After tackling Australian organized crime in "Animal Kingdom" and a dystopian wasteland in "The Rover," filmmaker David Michod decided it was time to go to war -- in Afghanistan, to be specific.
Inspired by Michael Hastings' book "The Operators," Michod created "War Machine," a fictionalized satire about a general (Brad Pitt) stepping up to take charge of U.S. military operations in Afghanistan.
What was it that made you want to tackle such a complex subject?
I had been looking for a way into one of these modern theaters of war for quite a while. In a way, it was precisely the complexity of the story that appealed to me. I had originally been planning to do something more somber and sober about the horrors of war, something that never really left the battlefield. But after reading Michael Hastings' book, I started to see something that was bigger and more complex and about all the various strata of the military machine.
It was also the potential for tonal complexity that appealed to me. I saw an opportunity to make a movie that wasn't just about the various strata of the military but was about what seemed to me to be the profound disconnect between the upper and lower levels. And I wanted to represent that tonally. I wanted to let those upper levels play like a kind of delusional circus and then track it all the way down to the consequences that would be felt by those people on the ground.
How did you approach those kinds of tonal shifts?
I made the decision pretty early on that I was going to let Brad go for it, let that performance be big, but then it also felt important that I stick to my convictions when I was shooting stuff with the Marines and let those guy play it as if it were real -- and then just have faith in the tonal disconnect being kind of the point of the movie.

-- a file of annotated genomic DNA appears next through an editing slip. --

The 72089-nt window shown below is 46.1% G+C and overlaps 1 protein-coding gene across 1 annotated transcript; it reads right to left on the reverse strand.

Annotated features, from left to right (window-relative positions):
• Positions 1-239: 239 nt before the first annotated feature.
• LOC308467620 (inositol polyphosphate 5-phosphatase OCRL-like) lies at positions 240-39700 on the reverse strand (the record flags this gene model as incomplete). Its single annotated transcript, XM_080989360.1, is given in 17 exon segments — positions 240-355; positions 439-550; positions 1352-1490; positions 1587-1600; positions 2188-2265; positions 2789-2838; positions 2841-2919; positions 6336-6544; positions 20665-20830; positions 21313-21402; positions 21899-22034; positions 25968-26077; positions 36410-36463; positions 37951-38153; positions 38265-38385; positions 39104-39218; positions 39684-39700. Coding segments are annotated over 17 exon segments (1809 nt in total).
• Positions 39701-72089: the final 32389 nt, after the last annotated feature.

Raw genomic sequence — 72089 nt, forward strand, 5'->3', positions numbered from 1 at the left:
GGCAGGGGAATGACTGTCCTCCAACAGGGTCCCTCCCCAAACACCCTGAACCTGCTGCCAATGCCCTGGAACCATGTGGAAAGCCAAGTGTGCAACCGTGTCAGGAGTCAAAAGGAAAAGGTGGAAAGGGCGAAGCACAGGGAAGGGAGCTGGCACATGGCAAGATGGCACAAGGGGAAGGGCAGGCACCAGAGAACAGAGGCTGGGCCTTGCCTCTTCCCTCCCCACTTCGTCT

This film is being released in a vastly different political landscape from when you shot it.
It felt important to us that we not release the movie when we'd originally intended, which was September of last year. The political climate felt so volatile. But having said that, this war in Afghanistan in particular has been going on for 16 years now. I don't think any of us anticipated that Donald Trump was going to win the election, but the movie still felt completely poignant to me when imagining a Hillary Clinton presidency. I don't think there was any reason to expect that it would be anything other than business as usual if she'd won.
It could be argued that the concern now is that there is more uncertainty from the top levels.
Yeah, that's the frightening thing about this current administration is just the uncertainty of it. At best, Trump's position with regard to military intervention is just ambiguous. On the one hand, he'll present as an isolationist, on the next I have this genuine fear that he might destroy the world, you know?
This is your first Netflix film. How has the experience differed from your earlier work?
There's something incredibly liberating about making a film that doesn't feel completely beholden to an opening weekend. It allows us to release the thing in a different way, to travel with it and talk about it in a different way -- and in what feels to me to be a healthier way. I can sit here and talk to you about the stuff that the movie is actually about without having to worry about having to sell it. On my last two movies, I very genuinely felt like I was in an election campaign.